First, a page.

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Saturday, July 13, 2019

New York City Rare Bird Alert

Below is the New York City Rare Bird Alert for the week ending Friday, July 12, 2019:

* New York
* New York City, Long Island, Westchester County
* July 12, 2019
* NYNY1907.12

- Birds Mentioned
(+ Details requested by NYSARC)

Ring-necked Duck
Least Sandpiper
Short-billed Dowitcher
Greater Yellowlegs
Lesser Yellowlegs
Parasitic Jaeger
Gull-billed Tern
Black Tern
Cory’s Shearwater
Great Shearwater
Sooty Shearwater
European Goldfinch

+If electronic submission is not possible, hardcopy reports and photos or sketches are welcome. Hardcopy documentation should be mailed to:

Gary Chapin - Secretary
NYS Avian Records Committee (NYSARC)
125 Pine Springs Drive
Ticonderoga, NY 12883

Hotline: New York City Area Rare Bird Alert
Number: (212) 979-3070

Compilers: Tom Burke, Tony Lauro, and Shai Mitra
Coverage: New York City, Long Island, Westchester County

Transcriber: Shai Mitra


Greetings! This is the New York Rare Bird Alert for Friday, July 12, 2019 at 6:00 pm.

The highlights of today’s tape include RUFOUS HUMMINGBIRD, continuing SANDHILL CRANE and BRIDLED TERN, MISSISSIPPI KITE, LEACH’S STORM-PETREL, MANX SHEARWATER, BROWN PELICAN, and other seasonal seabirds and shorebirds.

A report of a RUFOUS HUMMINGBIRD at a feeding station at a private residence in Stony Brook on Sunday, 7 July was not only very rare, but also on a very remarkable date.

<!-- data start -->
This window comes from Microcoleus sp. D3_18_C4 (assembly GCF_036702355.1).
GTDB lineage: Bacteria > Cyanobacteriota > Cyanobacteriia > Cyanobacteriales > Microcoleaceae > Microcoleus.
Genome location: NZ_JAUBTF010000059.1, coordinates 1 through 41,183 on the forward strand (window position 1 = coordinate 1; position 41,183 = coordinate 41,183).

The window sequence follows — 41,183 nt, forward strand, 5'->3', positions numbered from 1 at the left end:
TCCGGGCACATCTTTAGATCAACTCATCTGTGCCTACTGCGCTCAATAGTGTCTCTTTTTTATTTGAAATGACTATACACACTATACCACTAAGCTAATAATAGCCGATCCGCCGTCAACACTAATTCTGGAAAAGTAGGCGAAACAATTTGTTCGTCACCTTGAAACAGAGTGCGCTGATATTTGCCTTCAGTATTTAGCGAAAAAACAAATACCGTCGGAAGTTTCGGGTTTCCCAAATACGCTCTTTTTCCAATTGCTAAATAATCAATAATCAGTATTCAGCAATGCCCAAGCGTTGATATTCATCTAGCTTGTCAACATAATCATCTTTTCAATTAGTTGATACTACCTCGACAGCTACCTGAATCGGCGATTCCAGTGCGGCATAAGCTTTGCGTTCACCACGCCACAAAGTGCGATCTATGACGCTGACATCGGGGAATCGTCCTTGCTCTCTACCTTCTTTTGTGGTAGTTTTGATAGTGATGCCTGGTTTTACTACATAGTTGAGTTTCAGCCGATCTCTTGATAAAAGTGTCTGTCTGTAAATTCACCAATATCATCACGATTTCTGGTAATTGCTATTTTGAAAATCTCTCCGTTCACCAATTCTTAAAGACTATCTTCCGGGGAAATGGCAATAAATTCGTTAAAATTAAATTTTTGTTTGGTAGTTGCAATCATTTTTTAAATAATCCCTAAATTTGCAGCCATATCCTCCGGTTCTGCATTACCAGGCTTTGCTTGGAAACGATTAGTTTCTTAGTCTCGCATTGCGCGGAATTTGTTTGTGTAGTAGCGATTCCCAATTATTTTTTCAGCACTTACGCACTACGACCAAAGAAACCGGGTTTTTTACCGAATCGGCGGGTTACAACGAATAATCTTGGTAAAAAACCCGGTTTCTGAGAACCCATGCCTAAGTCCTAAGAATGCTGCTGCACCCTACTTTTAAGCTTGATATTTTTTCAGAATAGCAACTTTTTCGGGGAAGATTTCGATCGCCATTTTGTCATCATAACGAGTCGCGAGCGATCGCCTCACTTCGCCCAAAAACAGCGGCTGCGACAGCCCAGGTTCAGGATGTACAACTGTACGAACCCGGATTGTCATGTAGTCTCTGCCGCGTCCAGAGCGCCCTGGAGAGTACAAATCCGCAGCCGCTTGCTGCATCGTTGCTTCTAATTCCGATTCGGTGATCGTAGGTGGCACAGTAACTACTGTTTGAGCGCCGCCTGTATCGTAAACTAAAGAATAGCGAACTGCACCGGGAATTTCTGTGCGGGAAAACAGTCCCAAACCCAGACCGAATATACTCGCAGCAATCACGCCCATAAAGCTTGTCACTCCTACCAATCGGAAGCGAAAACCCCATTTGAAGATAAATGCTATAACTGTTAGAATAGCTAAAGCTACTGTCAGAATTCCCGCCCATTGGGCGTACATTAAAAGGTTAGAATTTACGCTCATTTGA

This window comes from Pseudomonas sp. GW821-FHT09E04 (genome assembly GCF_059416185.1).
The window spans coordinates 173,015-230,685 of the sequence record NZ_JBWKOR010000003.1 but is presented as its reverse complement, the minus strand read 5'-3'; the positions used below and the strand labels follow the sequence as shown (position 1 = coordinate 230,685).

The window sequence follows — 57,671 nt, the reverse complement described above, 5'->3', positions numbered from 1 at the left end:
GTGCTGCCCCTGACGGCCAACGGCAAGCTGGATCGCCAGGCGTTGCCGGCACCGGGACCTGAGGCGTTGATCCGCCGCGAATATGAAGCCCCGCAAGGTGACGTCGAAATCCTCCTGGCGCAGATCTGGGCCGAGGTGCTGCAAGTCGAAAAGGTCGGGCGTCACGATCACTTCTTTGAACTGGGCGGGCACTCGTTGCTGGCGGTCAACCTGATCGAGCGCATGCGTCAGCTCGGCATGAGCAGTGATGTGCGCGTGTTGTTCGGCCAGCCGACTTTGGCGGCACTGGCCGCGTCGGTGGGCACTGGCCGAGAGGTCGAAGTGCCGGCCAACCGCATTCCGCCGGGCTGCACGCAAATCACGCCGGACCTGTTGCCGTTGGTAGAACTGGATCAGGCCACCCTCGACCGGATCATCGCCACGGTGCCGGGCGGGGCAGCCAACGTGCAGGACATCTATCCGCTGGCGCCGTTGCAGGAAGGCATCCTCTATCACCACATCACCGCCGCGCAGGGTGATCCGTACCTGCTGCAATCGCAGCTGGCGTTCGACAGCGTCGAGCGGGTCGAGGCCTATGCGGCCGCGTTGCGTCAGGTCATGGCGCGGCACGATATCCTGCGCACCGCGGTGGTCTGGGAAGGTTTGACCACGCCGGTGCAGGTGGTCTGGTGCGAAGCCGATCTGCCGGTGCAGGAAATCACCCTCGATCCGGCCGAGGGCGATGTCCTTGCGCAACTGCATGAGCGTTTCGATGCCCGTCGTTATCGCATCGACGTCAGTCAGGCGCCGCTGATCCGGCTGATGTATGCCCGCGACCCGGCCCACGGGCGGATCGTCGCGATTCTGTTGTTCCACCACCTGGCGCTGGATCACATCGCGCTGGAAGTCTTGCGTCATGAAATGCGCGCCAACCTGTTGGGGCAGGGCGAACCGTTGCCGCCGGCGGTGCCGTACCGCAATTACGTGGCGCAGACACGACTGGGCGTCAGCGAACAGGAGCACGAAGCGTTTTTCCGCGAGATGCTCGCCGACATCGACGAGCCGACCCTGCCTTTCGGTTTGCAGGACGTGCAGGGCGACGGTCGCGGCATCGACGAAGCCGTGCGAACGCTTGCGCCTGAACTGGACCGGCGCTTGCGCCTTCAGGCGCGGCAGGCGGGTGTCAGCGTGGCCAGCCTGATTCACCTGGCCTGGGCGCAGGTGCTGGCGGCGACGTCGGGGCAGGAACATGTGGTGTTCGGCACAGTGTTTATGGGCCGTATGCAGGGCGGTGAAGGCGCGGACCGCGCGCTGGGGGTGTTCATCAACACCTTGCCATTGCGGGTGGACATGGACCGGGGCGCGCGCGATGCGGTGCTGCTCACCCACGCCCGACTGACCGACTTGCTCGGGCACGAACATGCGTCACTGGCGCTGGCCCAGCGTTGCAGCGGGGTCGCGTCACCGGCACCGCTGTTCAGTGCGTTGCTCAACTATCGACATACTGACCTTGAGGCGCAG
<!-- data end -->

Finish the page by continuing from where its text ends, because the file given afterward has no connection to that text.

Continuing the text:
Also very rare was a MISSISSIPPI KITE soaring over the Cemetery of the Resurrection on Staten Island, on Monday, 8 July.

Two long-staying rarities that continued into this week were the SANDHILL CRANE in Napeague and the BRIDLED TERN at Great Gull Island. The latter site is a sensitive research station that cannot be visited without permission, but the tern has been viewed from boats positioned off of the northeastern point of the island.

Four BROWN PELICANS were reported from Smith Point County Park on Thursday, and another from West Meadow Beach, flying toward Stony Brook on Wednesday.

This point in the summer offers the potential for wandering birds of many kinds to show up almost anywhere. Some recent examples include a BUFFLEHEAD at the Marine Nature Study Area in Oceanside, Nassau County, on Wednesday, a RING-NECKED DUCK at Blydenburgh County Park in Suffolk County on Sunday, an OVENBIRD far from breeding habitat at Baldwin Harbor Park in Nassau County, on Sunday, and EUROPEAN GOLDFINCHES at two sites in Brooklyn over the weekend.

The summer shorebird season has commenced, with many reports of early-migrating species, such as LEAST SANDPIPER, SHORT-BILLED DOWITCHER, and GREATER and LESSER YELLOWLEGS. Among the more unusual reports have been single WHIMBRELS at West Meadow Beach and Shinnecock on Saturday, 6 July.

A boat trip to offshore Suffolk County waters on Wednesday reported a LEACH’S STORM-PETREL and a MANX SHEARWATER, among other, more expected species.

Seawatching from shore continues to be slow, but small numbers of GREAT and CORY’S SHEARWATERS have been widely reported from ocean vantages in Suffolk County; highlights have included a PARASITIC JAEGER harassing terns at Lake Montauk Inlet on Wednesday and a SOOTY SHEARWATER and four BLACK TERNS off Robert Moses State Park on Thursday. More unusual was a report of a GULL-BILLED TERN at Smith Point County Park on Thursday, well east of currently known breeding stations.

For next week also, the Rare Bird Alert will be recorded by Shai Mitra. To send in reports this next week, email or call Shai Mitra at (email address filtered) or 631-666-7624; or, on Long Island, please call Tony Lauro at 631-734-4126. Tom Burke will resume recording the RBA on July

This service is sponsored by the Linnaean Society of New York and the National Audubon Society. Thank you for calling.

- End transcript

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